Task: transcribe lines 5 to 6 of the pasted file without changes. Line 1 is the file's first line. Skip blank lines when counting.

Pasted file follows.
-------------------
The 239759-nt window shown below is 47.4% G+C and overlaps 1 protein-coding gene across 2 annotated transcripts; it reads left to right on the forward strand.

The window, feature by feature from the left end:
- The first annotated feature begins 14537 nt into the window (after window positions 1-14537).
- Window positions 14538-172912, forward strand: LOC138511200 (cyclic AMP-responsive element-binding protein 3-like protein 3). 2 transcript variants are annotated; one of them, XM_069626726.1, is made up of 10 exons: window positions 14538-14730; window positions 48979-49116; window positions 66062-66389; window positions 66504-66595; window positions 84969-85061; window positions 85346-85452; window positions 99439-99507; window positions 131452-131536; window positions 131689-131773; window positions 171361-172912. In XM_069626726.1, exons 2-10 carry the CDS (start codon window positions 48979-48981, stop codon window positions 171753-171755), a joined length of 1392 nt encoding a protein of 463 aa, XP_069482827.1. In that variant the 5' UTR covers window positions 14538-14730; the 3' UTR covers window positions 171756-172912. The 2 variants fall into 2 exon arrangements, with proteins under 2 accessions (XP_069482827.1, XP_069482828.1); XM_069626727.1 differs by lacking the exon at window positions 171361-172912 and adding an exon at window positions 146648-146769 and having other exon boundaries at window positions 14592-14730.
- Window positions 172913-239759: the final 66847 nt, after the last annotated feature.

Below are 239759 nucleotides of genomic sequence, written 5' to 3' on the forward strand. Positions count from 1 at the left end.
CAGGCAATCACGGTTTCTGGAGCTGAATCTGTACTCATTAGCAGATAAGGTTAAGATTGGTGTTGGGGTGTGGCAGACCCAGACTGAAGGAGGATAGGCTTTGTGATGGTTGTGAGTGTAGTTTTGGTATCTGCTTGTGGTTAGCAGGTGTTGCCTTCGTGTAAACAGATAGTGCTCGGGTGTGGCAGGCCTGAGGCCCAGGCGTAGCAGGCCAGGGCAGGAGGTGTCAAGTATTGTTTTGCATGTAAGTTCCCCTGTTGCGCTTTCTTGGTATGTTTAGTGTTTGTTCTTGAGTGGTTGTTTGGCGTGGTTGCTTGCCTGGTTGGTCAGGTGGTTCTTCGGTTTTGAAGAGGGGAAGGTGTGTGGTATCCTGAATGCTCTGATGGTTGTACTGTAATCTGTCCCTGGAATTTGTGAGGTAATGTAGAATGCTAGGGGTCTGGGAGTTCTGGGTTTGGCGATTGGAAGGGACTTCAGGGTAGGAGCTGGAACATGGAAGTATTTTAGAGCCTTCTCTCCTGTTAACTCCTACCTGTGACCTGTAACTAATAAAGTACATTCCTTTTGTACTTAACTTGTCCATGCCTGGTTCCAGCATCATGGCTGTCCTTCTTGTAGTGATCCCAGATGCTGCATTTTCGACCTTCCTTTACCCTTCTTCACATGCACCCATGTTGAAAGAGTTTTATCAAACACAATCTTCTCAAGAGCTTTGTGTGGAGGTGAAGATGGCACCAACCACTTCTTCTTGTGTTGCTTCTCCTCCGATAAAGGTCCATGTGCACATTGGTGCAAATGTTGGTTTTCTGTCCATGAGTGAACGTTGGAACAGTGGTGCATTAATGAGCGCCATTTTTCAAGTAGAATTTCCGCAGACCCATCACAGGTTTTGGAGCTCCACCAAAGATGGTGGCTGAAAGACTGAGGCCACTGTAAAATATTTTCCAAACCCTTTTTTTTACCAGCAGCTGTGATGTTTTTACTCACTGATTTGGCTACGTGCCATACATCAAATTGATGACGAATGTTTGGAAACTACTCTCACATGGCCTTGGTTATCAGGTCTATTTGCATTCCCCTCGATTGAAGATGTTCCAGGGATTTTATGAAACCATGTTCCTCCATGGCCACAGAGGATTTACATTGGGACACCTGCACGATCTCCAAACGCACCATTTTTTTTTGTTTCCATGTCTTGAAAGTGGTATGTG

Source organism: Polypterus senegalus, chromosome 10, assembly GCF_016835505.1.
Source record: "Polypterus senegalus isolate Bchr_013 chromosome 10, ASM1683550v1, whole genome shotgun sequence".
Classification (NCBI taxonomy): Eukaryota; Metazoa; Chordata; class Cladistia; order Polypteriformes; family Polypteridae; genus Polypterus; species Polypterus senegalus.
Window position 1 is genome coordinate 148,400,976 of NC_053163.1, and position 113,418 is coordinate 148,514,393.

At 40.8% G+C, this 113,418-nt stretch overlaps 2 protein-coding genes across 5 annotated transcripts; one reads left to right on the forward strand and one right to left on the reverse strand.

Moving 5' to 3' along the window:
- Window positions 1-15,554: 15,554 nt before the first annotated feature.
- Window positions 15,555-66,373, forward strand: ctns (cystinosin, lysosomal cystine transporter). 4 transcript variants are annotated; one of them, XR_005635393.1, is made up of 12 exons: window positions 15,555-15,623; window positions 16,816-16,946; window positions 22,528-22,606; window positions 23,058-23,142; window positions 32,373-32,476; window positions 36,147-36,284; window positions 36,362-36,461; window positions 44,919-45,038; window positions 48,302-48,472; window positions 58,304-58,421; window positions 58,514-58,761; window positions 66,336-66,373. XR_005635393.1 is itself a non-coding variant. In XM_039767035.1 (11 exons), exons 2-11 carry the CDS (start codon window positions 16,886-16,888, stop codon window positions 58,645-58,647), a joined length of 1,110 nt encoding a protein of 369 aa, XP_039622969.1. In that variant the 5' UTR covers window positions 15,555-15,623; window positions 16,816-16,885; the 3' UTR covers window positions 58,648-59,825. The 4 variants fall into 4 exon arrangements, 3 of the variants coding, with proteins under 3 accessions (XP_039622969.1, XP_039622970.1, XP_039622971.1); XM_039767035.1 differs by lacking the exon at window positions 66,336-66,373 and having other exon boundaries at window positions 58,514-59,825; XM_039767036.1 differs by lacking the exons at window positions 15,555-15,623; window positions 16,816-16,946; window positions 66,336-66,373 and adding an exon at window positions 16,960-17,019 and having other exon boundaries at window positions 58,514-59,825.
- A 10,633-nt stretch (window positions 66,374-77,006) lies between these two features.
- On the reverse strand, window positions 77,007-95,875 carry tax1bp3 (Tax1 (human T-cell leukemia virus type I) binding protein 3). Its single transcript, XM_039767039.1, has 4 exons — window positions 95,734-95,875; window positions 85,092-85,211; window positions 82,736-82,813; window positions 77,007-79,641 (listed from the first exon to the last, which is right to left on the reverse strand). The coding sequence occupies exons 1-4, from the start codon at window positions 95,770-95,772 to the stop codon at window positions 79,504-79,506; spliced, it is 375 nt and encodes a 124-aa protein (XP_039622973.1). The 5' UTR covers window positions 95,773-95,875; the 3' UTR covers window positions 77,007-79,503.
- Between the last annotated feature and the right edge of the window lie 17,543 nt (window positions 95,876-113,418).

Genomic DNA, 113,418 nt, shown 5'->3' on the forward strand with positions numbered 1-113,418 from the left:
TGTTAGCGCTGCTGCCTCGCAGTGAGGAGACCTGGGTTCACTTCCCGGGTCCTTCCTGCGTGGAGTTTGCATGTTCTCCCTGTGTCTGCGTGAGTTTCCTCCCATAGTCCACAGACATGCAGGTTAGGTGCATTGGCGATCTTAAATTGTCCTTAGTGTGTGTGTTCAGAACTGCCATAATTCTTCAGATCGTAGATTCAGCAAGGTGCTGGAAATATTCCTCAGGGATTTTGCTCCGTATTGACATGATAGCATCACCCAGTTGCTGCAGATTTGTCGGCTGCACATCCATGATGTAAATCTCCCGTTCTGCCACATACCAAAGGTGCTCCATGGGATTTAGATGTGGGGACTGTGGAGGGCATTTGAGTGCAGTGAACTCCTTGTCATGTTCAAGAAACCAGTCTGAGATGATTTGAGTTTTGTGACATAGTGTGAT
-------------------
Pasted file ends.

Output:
- Window positions 172913-239759: the final 66847 nt, after the last annotated feature.

Below are 239759 nucleotides of genomic sequence, written 5' to 3' on the forward strand. Positions count from 1 at the left end.